By Rodney Ferguson
Winter in America
And ain't nobody fighting
'Cause nobody knows what to save
- Gil Scott-Heron
The lyrics to the 1974 song seem very appropriate to most of my progressive and liberal leaning friends. The absolutely dismal results of this election point to an electorate disdainful of the choices left to it, the political parties lack the wherewithal to help their constituencies, and a country torn apart by mistrust, miscommunication, and misanthropy.
Re-enter Living Room Conversations (LRC), an organization founded by progressives and conservatives hoping that dialogue can heal some of the rifts that this election has made blatantly obvious. Actually, LRC has been around for quite a while, but this most recent event, where there are more than a 100 folks talking politics at the same time over coffee and munchies, was something new.
Given that this event happened in Berkeley where the gnashing of teeth over Trump's election could be heard on some exoplanet, the conversations at each of the tables was lively if not as politically diverse as the normal LRC events. However, there were token representatives from the red end of the political spectrum sprinkled throughout the room.
We were gathered at tables of about six and set to follow the LRC rules for engagement (rules that sum up to be respectful). My table was populated with young and older liberals, comfortably chatting away about ourselves, what brought us to the event, and how we were so devastated about the election. Then one of the facilitators of the event, a conservative, asks if he can join our group. Now we're excited. Let's get this party started...
Now this dude says that he's fiscally conservative but socially liberal. Booo...! We wanted a climate change denying, immigrant hating, Islamophobiac, misogynic, racist, who wants to bomb babies, and bring on the Apocalypse just to prove that the Bible was right all along. Instead, this guy is affable, reasonable, and get this, intelligent. Once again, foiled by LRC!!
Okay, the conversation, predictably centered around Mr. Nice Guy (officially libertarian). The big question was why did folks vote for Trump. Translated in to Berkeley speak: How the f#$k could any person with half a brain vote for that fascist a-hole. But of course we knew better than to ask it that way. We were polite, like the rules say. The answers were predictable, but coming from a real human being who is sipping coffee with us, we nodded our heads in our California "I hear you, man" way. But when he said that reasonable Trump voters just discounted Trump's most outlandish positions, quotes, and behavior as mere theater, a line had been crossed. We were genuinely surprised that "Make America Great Again" was seen as a mere rallying cry by the Right, much akin to Obama's "Yes We Can" or "Change" or "Hope" is seen by the Left. Oh no, we said. "Make America Great Again" rings of return of the good of old days of Jim Crow, internment camps, women re-relegated to second-class citizenship, or even worse, to the Holocaust or slavery. His recent appointments only confirm our suspicions. Mr. Libertarian, alone, out-manned and out-gunned, had to admit that he was a little worried too. You see our conservative friend, in his self-appointed role as Republican-whisperer, had to help us understand where Trump voters were coming from. He did an admirable job, but the problem is, no one really likes Trump, and not many more like Hillary. Democracy writ large let both sides down. Lack of choice on one side coupled with machine politics on the other lead to this sad state of affairs.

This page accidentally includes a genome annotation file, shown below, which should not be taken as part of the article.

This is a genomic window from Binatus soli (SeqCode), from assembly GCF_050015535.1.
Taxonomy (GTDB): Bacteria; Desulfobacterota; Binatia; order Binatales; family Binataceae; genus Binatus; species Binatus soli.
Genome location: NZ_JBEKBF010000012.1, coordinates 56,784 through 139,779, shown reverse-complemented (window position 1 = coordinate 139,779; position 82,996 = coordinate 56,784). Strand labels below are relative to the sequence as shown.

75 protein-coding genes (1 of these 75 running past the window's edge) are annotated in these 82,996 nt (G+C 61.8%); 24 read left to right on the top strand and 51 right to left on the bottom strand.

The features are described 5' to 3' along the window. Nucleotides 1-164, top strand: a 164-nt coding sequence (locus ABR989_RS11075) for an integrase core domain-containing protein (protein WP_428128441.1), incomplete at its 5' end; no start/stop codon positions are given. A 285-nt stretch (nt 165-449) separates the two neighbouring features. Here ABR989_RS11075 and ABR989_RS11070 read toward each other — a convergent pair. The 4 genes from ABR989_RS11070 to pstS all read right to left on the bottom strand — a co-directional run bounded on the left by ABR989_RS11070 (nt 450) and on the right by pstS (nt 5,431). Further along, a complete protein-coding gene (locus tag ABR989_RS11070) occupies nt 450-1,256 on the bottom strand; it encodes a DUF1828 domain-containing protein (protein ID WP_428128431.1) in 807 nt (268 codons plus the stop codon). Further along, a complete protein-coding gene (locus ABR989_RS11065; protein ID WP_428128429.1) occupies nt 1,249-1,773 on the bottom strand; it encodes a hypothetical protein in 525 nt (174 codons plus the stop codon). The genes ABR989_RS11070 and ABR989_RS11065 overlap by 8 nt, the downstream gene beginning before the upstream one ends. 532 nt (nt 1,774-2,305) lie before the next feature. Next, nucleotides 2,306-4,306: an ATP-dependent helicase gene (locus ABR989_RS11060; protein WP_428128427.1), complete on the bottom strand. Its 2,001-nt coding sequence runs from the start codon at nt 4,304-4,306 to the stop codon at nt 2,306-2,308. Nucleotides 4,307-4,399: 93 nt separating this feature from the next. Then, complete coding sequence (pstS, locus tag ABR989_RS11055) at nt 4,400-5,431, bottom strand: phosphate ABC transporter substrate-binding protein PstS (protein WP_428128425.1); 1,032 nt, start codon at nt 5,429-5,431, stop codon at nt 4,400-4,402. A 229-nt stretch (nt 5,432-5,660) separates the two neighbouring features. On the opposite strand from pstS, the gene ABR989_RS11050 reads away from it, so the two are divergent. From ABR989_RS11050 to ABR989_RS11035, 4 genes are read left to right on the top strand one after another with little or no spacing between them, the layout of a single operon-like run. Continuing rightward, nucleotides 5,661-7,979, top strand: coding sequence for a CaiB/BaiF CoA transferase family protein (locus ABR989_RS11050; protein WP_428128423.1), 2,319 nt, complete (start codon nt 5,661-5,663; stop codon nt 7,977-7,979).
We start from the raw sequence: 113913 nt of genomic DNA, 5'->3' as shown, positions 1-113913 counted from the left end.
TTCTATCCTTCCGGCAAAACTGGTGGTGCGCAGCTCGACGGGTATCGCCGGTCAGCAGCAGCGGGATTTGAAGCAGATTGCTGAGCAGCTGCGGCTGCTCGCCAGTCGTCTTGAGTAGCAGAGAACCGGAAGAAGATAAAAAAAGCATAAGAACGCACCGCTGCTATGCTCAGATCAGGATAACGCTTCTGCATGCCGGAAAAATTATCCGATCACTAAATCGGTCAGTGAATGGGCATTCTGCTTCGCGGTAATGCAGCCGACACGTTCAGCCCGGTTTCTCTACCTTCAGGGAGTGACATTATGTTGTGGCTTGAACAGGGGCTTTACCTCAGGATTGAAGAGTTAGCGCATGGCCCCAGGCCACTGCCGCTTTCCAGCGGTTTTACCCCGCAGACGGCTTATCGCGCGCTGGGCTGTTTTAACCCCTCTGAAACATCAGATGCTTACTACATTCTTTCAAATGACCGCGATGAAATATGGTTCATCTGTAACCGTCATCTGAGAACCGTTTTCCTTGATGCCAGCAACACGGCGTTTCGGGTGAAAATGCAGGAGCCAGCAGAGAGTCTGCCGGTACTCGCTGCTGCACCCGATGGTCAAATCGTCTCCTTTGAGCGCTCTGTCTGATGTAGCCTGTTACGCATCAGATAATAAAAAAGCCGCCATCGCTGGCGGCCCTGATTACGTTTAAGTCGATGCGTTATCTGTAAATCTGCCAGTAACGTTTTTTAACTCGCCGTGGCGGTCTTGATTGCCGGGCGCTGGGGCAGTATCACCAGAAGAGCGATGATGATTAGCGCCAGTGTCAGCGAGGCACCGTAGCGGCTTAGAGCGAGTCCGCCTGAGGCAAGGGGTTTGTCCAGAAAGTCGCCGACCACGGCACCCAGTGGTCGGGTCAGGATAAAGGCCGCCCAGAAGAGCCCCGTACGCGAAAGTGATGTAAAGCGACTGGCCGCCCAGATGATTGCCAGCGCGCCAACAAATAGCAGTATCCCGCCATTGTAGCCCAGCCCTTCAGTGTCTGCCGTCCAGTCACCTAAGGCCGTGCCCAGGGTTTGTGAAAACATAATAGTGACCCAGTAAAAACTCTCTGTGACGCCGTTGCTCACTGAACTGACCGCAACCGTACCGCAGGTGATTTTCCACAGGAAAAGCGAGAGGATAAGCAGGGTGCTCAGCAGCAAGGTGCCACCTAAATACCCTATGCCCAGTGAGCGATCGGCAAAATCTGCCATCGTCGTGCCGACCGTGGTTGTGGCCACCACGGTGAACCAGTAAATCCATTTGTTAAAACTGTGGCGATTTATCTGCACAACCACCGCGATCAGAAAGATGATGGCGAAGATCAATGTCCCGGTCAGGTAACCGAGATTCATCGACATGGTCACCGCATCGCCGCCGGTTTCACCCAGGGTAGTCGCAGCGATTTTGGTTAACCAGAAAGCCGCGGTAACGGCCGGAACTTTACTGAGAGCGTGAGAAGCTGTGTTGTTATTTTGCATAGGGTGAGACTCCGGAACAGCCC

Living Room Conversations to the rescue?! Who knows. If there were millions of conversations in living rooms, cafes, amphitheaters, and/or online, like Joan, the LRC co-founder hopes, will America come together, will we find good candidates, will we have honest, open discussions, will we find common ground, will we save American from corruption and civic decay? Once again, who knows!! All I can say is, even in the bluest city in America, a few well-meaning conservatives can break bread with us and help us come to grips with an America that we barely knew existed, and if we did, ran from in hopes of finding utopia. Now, it looks like utopia may have to include understanding the beleaguered white underclass, the angry overtaxed middleclass, and the alt-right hate class.
But understanding doesn't mean that this state of affairs has to become the new normal. Understanding means knowing your enemies. Our enemies, for the Right or Left, are not people. Our enemies are what they have always been: poverty, unfairness, inequality, war, bad actors, ecological disaster, insecurity and ignorance. In order to solve these problems, we have to understand each other's frames of reference. Fake news won't help us, memes won't inform us, New Yorker cartoons won't enlighten us, even books won't save us. No technology will help us understand each other better than old-fashioned conversation, regardless of the medium. Maybe with an honest conversation or two, or maybe, two million, we will not have to move to Paris for springtime.
Formerly with the U.S. Department of Education, Rodney Ferguson works for Literacy for Every Adult Project at the Richmond (California) public library. He recently published a book, Being and Happiness and enjoys blogging and teaching GED students on his Youtube channel.